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Exploring the dynamics

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resources may be needed by working with other local

government departments to develop comprehensive risk

analyses and emergency planning (Edwards & Goodrich, 2007).

They also need to be familiar with the complex processes of

grant management and be always well-prepared to provide

succinct explanations on how the funds will be spent. Moreover,

they must be equipped with the political skills to communicate

with lawmakers and always comply with local, state, and federal

regulations (McEntire & Dawson, 2007). Put differently,

capable and professional emergency managers can effectively

and successfully achieve their goals, which increases the overall

EM capacity of local governments.

Recent EM research also studies how a manager may

influence collaborative activities through his/her capability and

leadership (McGuire & Silvia, 2010). Gazley (2008) argues that

collaboration often relies on how public managers make

decisions. Bardach (1998) states that leaders are key to creating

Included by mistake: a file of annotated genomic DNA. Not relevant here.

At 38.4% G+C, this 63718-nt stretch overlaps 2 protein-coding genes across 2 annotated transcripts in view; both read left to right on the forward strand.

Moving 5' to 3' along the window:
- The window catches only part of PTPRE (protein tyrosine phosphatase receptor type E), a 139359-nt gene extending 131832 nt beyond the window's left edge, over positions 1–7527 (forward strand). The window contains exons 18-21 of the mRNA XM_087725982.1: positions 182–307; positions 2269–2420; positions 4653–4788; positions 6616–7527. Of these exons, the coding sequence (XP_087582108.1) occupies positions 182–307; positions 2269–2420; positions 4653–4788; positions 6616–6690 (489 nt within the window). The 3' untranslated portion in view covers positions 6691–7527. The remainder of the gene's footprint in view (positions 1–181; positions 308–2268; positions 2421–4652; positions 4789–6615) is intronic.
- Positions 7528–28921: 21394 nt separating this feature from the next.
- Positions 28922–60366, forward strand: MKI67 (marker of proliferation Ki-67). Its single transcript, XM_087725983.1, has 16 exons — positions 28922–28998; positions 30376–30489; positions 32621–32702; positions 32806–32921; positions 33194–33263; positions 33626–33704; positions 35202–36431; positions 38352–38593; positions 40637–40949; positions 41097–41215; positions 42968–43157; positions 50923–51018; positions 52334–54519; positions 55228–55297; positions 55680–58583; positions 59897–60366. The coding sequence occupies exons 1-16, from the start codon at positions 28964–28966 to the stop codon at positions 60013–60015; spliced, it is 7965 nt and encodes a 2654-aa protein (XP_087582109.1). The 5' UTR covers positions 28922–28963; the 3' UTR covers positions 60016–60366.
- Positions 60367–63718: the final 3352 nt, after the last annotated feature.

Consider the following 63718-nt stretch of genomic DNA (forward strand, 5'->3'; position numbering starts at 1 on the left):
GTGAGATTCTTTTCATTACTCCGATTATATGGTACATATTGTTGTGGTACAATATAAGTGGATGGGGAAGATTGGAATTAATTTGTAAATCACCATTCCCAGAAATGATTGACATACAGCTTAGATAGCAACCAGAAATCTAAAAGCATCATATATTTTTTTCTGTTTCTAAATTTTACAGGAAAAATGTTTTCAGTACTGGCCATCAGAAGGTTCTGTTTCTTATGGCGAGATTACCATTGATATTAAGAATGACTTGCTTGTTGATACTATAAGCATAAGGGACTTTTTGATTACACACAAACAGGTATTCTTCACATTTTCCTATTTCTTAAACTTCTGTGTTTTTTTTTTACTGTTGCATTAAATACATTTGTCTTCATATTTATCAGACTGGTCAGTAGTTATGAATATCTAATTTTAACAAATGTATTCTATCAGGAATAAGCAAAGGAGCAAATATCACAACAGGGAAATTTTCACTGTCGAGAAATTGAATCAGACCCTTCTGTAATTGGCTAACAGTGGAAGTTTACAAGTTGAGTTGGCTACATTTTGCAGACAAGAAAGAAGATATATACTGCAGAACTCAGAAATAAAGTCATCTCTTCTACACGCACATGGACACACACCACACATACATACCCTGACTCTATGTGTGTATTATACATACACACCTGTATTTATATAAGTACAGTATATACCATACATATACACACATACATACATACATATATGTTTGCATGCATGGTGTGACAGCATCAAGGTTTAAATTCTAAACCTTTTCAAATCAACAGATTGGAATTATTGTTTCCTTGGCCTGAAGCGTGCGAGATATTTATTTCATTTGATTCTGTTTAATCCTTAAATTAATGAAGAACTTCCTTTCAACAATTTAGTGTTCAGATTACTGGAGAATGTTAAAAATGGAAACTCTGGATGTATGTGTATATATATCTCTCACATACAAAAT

interagency collaborative capacities, which is essential for

dealing with possible difficulties when individuals or

organizations exchange their resources and try to work together

for a common purpose. Agranoff and McGuire (2001)

emphasize that the soft guidance power of leaders can stimulate

self-governance in a network, which is different from traditional

command and control in a hierarchical structure.

(F) Past Experience with Partners

Past experience of antagonism or cooperation between

stakeholders is another factor that hinders or facilitates

collaboration (Ansell & Gash, 2008). Connelly et al. (2008)

point out that one’s initial disposition towards cooperation/

collaboration helps determine whether the collaborative process

is successful. Past experience could be a critical factor

influencing the disposition. Experience brings familiarity and

decreases uncertainty. Connelly et al. (2008) argue that if people